Guillaume's employer, BastilleCo, believed in an egalitarian workplace. Managers and executives sat at the same desks as other employees, and they often took lunch together. This made BastilleCo an excellent workplace, even in a progressive nation like France.

However, BastilleCo's defect was to treat its data like it treats its employees. There existed the typical messiness of bad legacy code -- single-letter variables, globally-scoped functions, and so on. But not only was there no executive/employee segregation, but there was no data segregation either. In fact, there was a single table, where everything in BastilleCo's flagship application was stored:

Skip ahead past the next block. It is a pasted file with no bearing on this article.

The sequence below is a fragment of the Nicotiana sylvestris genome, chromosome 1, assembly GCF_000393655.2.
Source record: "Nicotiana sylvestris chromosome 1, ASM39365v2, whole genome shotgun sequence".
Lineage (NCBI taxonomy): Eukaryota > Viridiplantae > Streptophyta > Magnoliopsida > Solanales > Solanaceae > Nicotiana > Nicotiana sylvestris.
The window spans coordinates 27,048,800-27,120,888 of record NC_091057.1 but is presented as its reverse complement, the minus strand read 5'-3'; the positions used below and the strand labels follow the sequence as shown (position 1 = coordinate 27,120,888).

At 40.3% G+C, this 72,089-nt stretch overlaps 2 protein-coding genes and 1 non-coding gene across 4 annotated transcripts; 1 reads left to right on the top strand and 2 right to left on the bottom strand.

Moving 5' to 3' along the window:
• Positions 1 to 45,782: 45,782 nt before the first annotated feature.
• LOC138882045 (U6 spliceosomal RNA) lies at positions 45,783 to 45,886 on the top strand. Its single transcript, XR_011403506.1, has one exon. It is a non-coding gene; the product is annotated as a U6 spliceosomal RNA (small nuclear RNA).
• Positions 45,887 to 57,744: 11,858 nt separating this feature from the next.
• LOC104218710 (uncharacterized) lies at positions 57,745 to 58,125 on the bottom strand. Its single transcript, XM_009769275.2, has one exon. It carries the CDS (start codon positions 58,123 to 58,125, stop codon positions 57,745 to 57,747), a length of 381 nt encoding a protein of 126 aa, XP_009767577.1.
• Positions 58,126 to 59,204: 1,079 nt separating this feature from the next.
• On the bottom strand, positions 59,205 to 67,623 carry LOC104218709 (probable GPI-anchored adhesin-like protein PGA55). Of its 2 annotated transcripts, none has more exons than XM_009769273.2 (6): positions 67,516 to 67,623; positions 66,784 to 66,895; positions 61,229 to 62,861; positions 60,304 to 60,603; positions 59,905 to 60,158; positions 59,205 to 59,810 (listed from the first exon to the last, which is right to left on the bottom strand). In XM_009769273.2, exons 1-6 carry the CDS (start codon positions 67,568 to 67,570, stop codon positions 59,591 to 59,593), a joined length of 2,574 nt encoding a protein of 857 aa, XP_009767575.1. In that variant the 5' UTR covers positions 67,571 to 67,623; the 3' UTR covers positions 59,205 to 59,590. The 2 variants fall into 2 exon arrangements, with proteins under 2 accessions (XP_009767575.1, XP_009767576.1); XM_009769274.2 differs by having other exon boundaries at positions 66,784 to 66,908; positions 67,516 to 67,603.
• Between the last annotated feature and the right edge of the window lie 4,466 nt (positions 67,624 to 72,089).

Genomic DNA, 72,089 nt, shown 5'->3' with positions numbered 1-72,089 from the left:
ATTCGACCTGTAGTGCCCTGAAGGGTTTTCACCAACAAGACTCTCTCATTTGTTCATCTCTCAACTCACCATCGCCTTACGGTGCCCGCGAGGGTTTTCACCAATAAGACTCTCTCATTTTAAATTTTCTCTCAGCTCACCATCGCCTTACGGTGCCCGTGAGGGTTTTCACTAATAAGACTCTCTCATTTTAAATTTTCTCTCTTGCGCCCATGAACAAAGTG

List of columns...they're in French.

It made SELECT statements easier to write, since you didn't need to remember a dozen table names, but there was little to tell one column apart from another. A developer could think they're selecting the FirstName column for Users, but it could be for Clients if they read the column name too quickly.

Guillaume left the BastilleCo revolution shortly after.